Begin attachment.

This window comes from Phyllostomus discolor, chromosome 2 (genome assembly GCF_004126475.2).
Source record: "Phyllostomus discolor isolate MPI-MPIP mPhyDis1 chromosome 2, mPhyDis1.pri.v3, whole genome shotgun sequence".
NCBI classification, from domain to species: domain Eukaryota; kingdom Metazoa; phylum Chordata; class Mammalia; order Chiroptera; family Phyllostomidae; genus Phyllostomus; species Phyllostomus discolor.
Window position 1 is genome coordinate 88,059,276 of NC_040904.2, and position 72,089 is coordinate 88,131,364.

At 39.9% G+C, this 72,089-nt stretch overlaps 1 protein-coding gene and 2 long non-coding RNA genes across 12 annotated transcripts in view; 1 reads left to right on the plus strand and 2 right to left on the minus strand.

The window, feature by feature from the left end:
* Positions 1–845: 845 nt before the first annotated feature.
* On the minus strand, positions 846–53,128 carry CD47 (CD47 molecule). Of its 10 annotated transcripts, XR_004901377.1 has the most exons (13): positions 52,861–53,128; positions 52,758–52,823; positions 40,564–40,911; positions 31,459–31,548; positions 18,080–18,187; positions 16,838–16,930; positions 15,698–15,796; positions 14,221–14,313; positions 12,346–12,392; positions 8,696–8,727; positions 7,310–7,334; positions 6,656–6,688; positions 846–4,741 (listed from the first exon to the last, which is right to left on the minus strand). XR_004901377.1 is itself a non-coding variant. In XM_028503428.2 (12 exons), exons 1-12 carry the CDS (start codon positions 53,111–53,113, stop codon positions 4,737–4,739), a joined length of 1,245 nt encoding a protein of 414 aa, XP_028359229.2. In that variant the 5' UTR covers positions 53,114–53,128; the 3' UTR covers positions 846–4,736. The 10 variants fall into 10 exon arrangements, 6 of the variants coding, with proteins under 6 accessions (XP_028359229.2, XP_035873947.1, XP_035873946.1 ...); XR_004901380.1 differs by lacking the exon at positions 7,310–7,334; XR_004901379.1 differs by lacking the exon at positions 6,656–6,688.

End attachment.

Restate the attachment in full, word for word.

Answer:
This window comes from Phyllostomus discolor, chromosome 2 (genome assembly GCF_004126475.2).
Source record: "Phyllostomus discolor isolate MPI-MPIP mPhyDis1 chromosome 2, mPhyDis1.pri.v3, whole genome shotgun sequence".
NCBI classification, from domain to species: domain Eukaryota; kingdom Metazoa; phylum Chordata; class Mammalia; order Chiroptera; family Phyllostomidae; genus Phyllostomus; species Phyllostomus discolor.
Window position 1 is genome coordinate 88,059,276 of NC_040904.2, and position 72,089 is coordinate 88,131,364.

At 39.9% G+C, this 72,089-nt stretch overlaps 1 protein-coding gene and 2 long non-coding RNA genes across 12 annotated transcripts in view; 1 reads left to right on the plus strand and 2 right to left on the minus strand.

The window, feature by feature from the left end:
* Positions 1–845: 845 nt before the first annotated feature.
* On the minus strand, positions 846–53,128 carry CD47 (CD47 molecule). Of its 10 annotated transcripts, XR_004901377.1 has the most exons (13): positions 52,861–53,128; positions 52,758–52,823; positions 40,564–40,911; positions 31,459–31,548; positions 18,080–18,187; positions 16,838–16,930; positions 15,698–15,796; positions 14,221–14,313; positions 12,346–12,392; positions 8,696–8,727; positions 7,310–7,334; positions 6,656–6,688; positions 846–4,741 (listed from the first exon to the last, which is right to left on the minus strand). XR_004901377.1 is itself a non-coding variant. In XM_028503428.2 (12 exons), exons 1-12 carry the CDS (start codon positions 53,111–53,113, stop codon positions 4,737–4,739), a joined length of 1,245 nt encoding a protein of 414 aa, XP_028359229.2. In that variant the 5' UTR covers positions 53,114–53,128; the 3' UTR covers positions 846–4,736. The 10 variants fall into 10 exon arrangements, 6 of the variants coding, with proteins under 6 accessions (XP_028359229.2, XP_035873947.1, XP_035873946.1 ...); XR_004901380.1 differs by lacking the exon at positions 7,310–7,334; XR_004901379.1 differs by lacking the exon at positions 6,656–6,688.